This video, this single video, describes in absolute brief what we do, and what we face everyday. We hope to take-off at a designated time, but the winds do not always stand in our favour, making us not fly all our plans. When this video starts, you will see Nikolai explaining to the Deputy Commissioner, Bijapur, why the planned 7:00AM flight around Bijapur did not happen: he was very uncomfortable with the winds. The winds were anything but steady, and were pure crosswinds to the length of the field we hoped to use for takeoff. Wind speeds touched 20km/h, gusting. For the Powered Para Glider, which lacks a rigid wing and cruises at between 40-50km/h airspeed, such winds are anything but comfortable to fly with a trike, passenger, and a non-aerobatic para-gliding wing.
The video shows the windsock, and how it lacked direction, and was inconstant with winds experienced just 100 meters away. We also witnessed a dust-devil which (very hilariously, I must say), Nikolai verbally reacted to. Finally in the evening, when things appeared to be comparatively relaxed, but still turbulent, Nikolai took up in his aircraft his crew member, who had with him a bag full of pamphlets printed by the Election Commission, to drop from the air. Attached to Nikolai’s glide was a banner, with words in Kannada urging people to vote.
The takeoff was a close shave, as Nikolai struggled with the uncooperative winds, which forced him to use the width of the field as opposed to the length. Notice how close the powered para glider came to the football goal post and proximate trees, before climbing out to between 200 and 300ft AGL. Nikolai still had to struggle with gusts in flight!
The highlight of the day was the flight around the Gol-Gumbaz, which was requested by the Chief Election Officer at Bijapur. The Flying Engineer planned the flight, and the result is absolutely fantastic! We have the sky-down and the ground-up shots, and these make the whole day worth it. Absolutely worth the heat, the wait, the hours of disappointment, for an evening shot of the Gol Gumbaz, Bijapur! (The Gol Gumbaz (Persian گل گنبذ Gol Gombadh meaning “rose dome”) has the world’s second largest dome, after St. Peter’s Basilica. The Gol Gumbaz is the mausoleum of Mohammed Adil Shah, Sultan of Bijapur, and was completed in the year 1656 AD.)
This kind of flying is absolutely off-beat, with a non-rigid wing, low flying, and an “open" aircraft. The flights (weather permitting), co-ordination, and conduct are absolutely satisfying at the end. What finally brings a smile to us is the crowd, that cheer and look up at the aircraft. In one shot, the whole city or town is abuzz with excitement, while we drop the pamphlets, attaining our goal of effectively reaching out to almost every eligible voter in the most unexpected of ways: from the skies above.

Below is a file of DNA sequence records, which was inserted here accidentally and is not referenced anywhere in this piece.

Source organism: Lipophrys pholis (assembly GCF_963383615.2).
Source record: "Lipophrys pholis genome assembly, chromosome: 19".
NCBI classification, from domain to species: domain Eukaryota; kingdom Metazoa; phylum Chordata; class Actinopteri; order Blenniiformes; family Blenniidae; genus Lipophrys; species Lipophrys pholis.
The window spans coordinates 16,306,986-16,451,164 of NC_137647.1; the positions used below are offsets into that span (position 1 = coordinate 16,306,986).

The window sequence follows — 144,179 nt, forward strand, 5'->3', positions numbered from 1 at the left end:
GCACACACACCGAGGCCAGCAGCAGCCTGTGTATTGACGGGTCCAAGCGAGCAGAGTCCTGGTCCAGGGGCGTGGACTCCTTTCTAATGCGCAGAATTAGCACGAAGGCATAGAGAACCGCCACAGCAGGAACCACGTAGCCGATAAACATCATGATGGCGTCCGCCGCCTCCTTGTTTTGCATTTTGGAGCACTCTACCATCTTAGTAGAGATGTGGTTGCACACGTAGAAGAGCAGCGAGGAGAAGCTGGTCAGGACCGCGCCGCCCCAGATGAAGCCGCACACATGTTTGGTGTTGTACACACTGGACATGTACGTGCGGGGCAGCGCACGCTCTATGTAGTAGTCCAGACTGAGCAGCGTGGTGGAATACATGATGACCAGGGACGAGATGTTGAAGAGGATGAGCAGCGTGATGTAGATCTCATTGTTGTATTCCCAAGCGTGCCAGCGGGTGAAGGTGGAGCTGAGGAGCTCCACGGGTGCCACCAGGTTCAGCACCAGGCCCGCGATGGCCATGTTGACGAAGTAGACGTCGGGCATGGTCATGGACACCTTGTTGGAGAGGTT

Ah! Raw flying, and raw failures, call for raw repairs! Read how we brought a Lynx Headset to lie, overnight, in the midst of hectic flying for the Election Commission! Click HERE, or click on the image above to direct you to the “project”!
We had two: a great flier, and a great machine. I, the third, captured this amazing man and his beautiful machine in action, at Jakkur airfield.
Nikolai Singh runs the Meghalaya Paragliders Association, and he is the only paraglider pilot recognized by the Indian DGCA. He has a quality important for an aviator: He longs to leave the ground, yet knows his limits. He is constantly aware of what’s important, always keeping safety in mind. Rarely does he say, “let’s push it”, and when he says that, he more than knows what he is doing.
Nikolai has done some amazing work for brands such a Coca Cola, Vodafone (and a lot others; I will need to spend a week with him to document the “Chronicles of Nikolai”), and has had the Election Commission as a client many a time. Laser Flying, Projector Flying, Aerial Surveys, Videography: name it, and he’s done it, all with legal permits that he diligently keeps a record of!